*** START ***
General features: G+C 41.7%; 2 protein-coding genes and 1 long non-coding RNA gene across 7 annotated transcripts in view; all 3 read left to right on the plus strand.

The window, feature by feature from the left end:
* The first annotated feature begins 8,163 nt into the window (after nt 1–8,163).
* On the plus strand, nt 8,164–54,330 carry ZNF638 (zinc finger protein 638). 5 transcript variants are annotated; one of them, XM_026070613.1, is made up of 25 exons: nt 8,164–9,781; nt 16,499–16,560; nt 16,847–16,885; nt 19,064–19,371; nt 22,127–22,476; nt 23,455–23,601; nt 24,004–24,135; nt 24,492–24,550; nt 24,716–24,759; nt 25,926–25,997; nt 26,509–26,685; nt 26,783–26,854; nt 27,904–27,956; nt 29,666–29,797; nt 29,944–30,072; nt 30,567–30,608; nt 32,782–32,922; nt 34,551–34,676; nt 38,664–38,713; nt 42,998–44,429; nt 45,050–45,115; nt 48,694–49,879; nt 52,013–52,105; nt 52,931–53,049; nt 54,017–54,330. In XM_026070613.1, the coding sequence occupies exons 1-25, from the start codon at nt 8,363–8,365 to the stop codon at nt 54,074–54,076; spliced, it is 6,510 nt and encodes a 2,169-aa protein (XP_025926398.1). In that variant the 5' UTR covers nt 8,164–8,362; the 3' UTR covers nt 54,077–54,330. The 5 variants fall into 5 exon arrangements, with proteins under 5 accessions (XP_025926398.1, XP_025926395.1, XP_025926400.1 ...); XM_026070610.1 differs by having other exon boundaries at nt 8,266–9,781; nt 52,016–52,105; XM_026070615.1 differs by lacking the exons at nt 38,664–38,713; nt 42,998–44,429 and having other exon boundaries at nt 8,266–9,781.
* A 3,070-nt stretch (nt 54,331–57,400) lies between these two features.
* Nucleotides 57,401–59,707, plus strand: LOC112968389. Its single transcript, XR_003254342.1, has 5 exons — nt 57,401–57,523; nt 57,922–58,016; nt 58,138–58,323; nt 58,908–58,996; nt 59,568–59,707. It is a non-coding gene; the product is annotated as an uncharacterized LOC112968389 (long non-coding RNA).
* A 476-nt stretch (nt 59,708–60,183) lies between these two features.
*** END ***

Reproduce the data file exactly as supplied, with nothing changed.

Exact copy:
General features: G+C 41.7%; 2 protein-coding genes and 1 long non-coding RNA gene across 7 annotated transcripts in view; all 3 read left to right on the plus strand.

The window, feature by feature from the left end:
* The first annotated feature begins 8,163 nt into the window (after nt 1–8,163).
* On the plus strand, nt 8,164–54,330 carry ZNF638 (zinc finger protein 638). 5 transcript variants are annotated; one of them, XM_026070613.1, is made up of 25 exons: nt 8,164–9,781; nt 16,499–16,560; nt 16,847–16,885; nt 19,064–19,371; nt 22,127–22,476; nt 23,455–23,601; nt 24,004–24,135; nt 24,492–24,550; nt 24,716–24,759; nt 25,926–25,997; nt 26,509–26,685; nt 26,783–26,854; nt 27,904–27,956; nt 29,666–29,797; nt 29,944–30,072; nt 30,567–30,608; nt 32,782–32,922; nt 34,551–34,676; nt 38,664–38,713; nt 42,998–44,429; nt 45,050–45,115; nt 48,694–49,879; nt 52,013–52,105; nt 52,931–53,049; nt 54,017–54,330. In XM_026070613.1, the coding sequence occupies exons 1-25, from the start codon at nt 8,363–8,365 to the stop codon at nt 54,074–54,076; spliced, it is 6,510 nt and encodes a 2,169-aa protein (XP_025926398.1). In that variant the 5' UTR covers nt 8,164–8,362; the 3' UTR covers nt 54,077–54,330. The 5 variants fall into 5 exon arrangements, with proteins under 5 accessions (XP_025926398.1, XP_025926395.1, XP_025926400.1 ...); XM_026070610.1 differs by having other exon boundaries at nt 8,266–9,781; nt 52,016–52,105; XM_026070615.1 differs by lacking the exons at nt 38,664–38,713; nt 42,998–44,429 and having other exon boundaries at nt 8,266–9,781.
* A 3,070-nt stretch (nt 54,331–57,400) lies between these two features.
* Nucleotides 57,401–59,707, plus strand: LOC112968389. Its single transcript, XR_003254342.1, has 5 exons — nt 57,401–57,523; nt 57,922–58,016; nt 58,138–58,323; nt 58,908–58,996; nt 59,568–59,707. It is a non-coding gene; the product is annotated as an uncharacterized LOC112968389 (long non-coding RNA).
* A 476-nt stretch (nt 59,708–60,183) lies between these two features.